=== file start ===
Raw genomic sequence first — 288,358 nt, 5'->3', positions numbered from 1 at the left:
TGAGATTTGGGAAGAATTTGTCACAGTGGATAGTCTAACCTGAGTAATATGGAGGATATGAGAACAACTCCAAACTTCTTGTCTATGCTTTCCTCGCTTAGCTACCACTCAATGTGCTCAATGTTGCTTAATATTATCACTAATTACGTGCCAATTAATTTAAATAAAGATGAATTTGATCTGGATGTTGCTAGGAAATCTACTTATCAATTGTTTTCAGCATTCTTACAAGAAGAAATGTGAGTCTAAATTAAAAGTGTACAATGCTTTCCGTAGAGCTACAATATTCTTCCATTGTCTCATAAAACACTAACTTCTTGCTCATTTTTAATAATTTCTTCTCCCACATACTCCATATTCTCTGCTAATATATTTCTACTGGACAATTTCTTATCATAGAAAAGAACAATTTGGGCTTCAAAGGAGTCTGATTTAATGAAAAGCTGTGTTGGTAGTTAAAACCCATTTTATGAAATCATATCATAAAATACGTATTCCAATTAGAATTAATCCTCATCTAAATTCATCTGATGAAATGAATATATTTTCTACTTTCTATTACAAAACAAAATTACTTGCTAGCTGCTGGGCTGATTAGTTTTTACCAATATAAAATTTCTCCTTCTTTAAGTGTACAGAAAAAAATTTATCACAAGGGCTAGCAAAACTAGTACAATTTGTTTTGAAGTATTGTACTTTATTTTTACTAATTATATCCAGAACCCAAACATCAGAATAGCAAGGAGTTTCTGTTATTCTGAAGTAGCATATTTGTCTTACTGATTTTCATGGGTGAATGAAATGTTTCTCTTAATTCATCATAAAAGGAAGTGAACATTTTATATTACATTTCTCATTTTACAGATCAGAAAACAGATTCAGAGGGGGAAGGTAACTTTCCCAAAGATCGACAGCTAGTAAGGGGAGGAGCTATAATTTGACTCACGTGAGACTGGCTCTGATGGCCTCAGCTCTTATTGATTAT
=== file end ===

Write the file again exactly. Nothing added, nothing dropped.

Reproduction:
Raw genomic sequence first — 288,358 nt, 5'->3', positions numbered from 1 at the left:
TGAGATTTGGGAAGAATTTGTCACAGTGGATAGTCTAACCTGAGTAATATGGAGGATATGAGAACAACTCCAAACTTCTTGTCTATGCTTTCCTCGCTTAGCTACCACTCAATGTGCTCAATGTTGCTTAATATTATCACTAATTACGTGCCAATTAATTTAAATAAAGATGAATTTGATCTGGATGTTGCTAGGAAATCTACTTATCAATTGTTTTCAGCATTCTTACAAGAAGAAATGTGAGTCTAAATTAAAAGTGTACAATGCTTTCCGTAGAGCTACAATATTCTTCCATTGTCTCATAAAACACTAACTTCTTGCTCATTTTTAATAATTTCTTCTCCCACATACTCCATATTCTCTGCTAATATATTTCTACTGGACAATTTCTTATCATAGAAAAGAACAATTTGGGCTTCAAAGGAGTCTGATTTAATGAAAAGCTGTGTTGGTAGTTAAAACCCATTTTATGAAATCATATCATAAAATACGTATTCCAATTAGAATTAATCCTCATCTAAATTCATCTGATGAAATGAATATATTTTCTACTTTCTATTACAAAACAAAATTACTTGCTAGCTGCTGGGCTGATTAGTTTTTACCAATATAAAATTTCTCCTTCTTTAAGTGTACAGAAAAAAATTTATCACAAGGGCTAGCAAAACTAGTACAATTTGTTTTGAAGTATTGTACTTTATTTTTACTAATTATATCCAGAACCCAAACATCAGAATAGCAAGGAGTTTCTGTTATTCTGAAGTAGCATATTTGTCTTACTGATTTTCATGGGTGAATGAAATGTTTCTCTTAATTCATCATAAAAGGAAGTGAACATTTTATATTACATTTCTCATTTTACAGATCAGAAAACAGATTCAGAGGGGGAAGGTAACTTTCCCAAAGATCGACAGCTAGTAAGGGGAGGAGCTATAATTTGACTCACGTGAGACTGGCTCTGATGGCCTCAGCTCTTATTGATTAT